Guénon also spoke of the possibility of a “redressement” and who is to say that such an event is no longer possible no matter how unlikely it seems. As the Bible states, “With God all things are possible.” My own understanding is that a golden kernel is now forming while the petals of the “flower of civilization” are falling apart and that this kernel will serve as the seed for the next historical and cosmic cycle.
Geopolitics in its present form is undoubtedly a worldly, “profane”, secularized science. But maybe, among all modern sciences, it saved in itself the greatest connection with Tradition and traditional sciences. René Guénon said that modern chemistry is the outcome of the desacralization of a traditional science — alchemy, as modern physics is of magic. Exactly in the same way one might say that modern geopolitics is the product of the laicizing and desacralizing of another traditional science — sacred geography. But since geopolitics holds a special place among modern sciences, and it is often ranked as a “pseudo-science”, its profanizing is not so accomplished and irreversible, as in the case of chemistry or physics. The connection with sacred geography here is rather distinctly visible. Therefore it is possible to say that geopolitics stands in an intermediate place between traditional science (sacred geography) and profane science.
The two primary concepts of geopolitics are land and sea. Just these two elements —Earth and Water — lie at the roots of human qualitative representation of earthly space. Through the experience of land and sea, earth and water, man enters into contact with the fundamental aspects of his existence. Land is stability, gravity, fixity, space as such. Water is mobility, softness, dynamics, time.
These two elements are in essence the most obvious display of the material nature of the world. They stand outside of man: everything is heavy and fluid. They are also inside him: body and blood. (The same happens also at a cellular level.)
The end of capitalism. The development of capitalism has reached its natural limit. There is only one path left to the world economic system — to collapse in upon itself. Based on a progressive increase of purely financial institutions, first banks, and then more complex and sophisticated stock structures, the system of modern capitalism has become completely divorced from reality, from the balance of supply and demand, from the production and consumption ratio, from connection with a real life. All the wealth of the world is concentrated in the hands of the world’s financial oligarchy by complicated manipulations of constructed financial pyramids. This oligarchy has devalued not only labor, but also the capital connected to the market fundamentals, secured through financial rent. All other economic forces are in bondage to this impersonal transnational ultraliberal elite. Regardless of how we feel about capitalism, it is clear now, that it is not just going through another crisis, but that the entire system stands on the verge of total collapse. No matter how the global oligarchy tries to conceal the ongoing collapse from the masses of the world’s population, more and more people begin to suspect that this is inevitable, and that the global financial crisis, caused by the collapse of the U.S. mortgage market and major banks is only the beginning of a global catastrophe.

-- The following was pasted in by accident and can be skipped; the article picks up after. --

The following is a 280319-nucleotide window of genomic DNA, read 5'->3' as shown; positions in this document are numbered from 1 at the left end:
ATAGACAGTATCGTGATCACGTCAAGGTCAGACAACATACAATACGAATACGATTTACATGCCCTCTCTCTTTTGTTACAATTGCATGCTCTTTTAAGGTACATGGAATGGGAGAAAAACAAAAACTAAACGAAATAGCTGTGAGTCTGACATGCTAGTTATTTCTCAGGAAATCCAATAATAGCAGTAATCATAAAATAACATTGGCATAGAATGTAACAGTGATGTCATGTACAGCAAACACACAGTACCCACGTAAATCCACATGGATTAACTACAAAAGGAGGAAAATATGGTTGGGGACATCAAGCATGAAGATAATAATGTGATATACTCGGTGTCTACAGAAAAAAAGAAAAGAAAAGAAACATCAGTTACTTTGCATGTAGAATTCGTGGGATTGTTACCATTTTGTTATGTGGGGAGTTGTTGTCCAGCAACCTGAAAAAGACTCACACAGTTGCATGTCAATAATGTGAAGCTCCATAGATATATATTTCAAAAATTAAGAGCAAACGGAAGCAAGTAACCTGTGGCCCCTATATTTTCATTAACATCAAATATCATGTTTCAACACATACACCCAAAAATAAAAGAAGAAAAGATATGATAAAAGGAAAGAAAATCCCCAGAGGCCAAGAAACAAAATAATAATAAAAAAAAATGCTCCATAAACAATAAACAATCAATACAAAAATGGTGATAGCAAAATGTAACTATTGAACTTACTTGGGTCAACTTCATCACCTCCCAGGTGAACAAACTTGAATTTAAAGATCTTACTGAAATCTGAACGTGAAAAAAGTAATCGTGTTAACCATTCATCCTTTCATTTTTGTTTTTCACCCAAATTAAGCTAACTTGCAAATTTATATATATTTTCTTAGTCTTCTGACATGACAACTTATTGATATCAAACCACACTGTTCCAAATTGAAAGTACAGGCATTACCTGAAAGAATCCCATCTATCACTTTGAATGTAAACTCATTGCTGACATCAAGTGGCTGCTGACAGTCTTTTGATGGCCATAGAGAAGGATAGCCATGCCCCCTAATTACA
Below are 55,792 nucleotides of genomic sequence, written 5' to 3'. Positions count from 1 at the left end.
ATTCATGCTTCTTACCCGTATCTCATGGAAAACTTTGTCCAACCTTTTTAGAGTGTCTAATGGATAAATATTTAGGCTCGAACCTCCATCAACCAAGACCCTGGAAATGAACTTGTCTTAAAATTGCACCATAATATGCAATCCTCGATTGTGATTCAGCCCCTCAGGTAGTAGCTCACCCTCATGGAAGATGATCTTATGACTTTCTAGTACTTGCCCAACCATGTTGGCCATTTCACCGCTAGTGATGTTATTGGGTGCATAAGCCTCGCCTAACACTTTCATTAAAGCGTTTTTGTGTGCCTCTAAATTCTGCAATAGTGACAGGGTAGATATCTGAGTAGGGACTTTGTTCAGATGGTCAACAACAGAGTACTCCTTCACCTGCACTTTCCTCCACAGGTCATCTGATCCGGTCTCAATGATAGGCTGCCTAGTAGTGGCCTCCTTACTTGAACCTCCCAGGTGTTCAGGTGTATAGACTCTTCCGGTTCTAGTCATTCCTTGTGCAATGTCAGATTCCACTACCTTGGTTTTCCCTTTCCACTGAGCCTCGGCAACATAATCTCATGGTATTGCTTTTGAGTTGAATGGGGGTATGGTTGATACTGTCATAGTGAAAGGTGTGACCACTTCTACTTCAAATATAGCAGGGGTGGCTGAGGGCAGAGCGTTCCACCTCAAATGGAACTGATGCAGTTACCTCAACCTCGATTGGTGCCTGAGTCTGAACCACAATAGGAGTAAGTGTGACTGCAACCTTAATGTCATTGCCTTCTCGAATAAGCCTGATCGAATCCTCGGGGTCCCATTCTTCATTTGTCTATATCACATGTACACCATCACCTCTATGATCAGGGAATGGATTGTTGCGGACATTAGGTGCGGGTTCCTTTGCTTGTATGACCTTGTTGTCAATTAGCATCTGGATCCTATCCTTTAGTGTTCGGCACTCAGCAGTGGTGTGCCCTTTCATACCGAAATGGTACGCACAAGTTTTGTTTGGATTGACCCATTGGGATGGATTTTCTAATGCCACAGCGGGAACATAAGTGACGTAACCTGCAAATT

Have secret societies and occult brotherhoods been active behind the scenes of world events for thousands of years? Do these guardians of secret wisdom shape the growth of human consciousness and influence the destiny of nations? Are hidden masters of occult knowledge empowering and infiltrating certain political, cultural, spiritual and economic movements, in fulfilment of an ancient plan? Could it be that man’s great upheavals, wars, and revolutions, as well as his pioneering discoveries in science, literature, philosophy and the arts, are the result of a ‘hidden hand’? Can we decode history and find the mysterious interface between politics and occultism, thereby uncovering the real movers and shakers in our modern world?
As a whole, the process of globalization is very abstract, and so requires an assessment from within and between various discrete fields of the social sciences. David Harvey notes that “…if the word ‘globalization’ signifies anything about our recent historical geography, it is most likely to be a new phase of exactly the same underlying process of the capitalist production of space". Anthony G. McGrew , a professor of International Relations at Southampton University, describes globalization as “a process which generates flows and connections, not simply across nation-states and national territorial boundaries, but between global regions, continents and civilizations. This invites a definition of globalization as: ‘an historical process which engenders a significant shift in the spatial reach of networks and systems of social relations to transcontinental or interregional patterns of human organization, activity and the exercise of power”.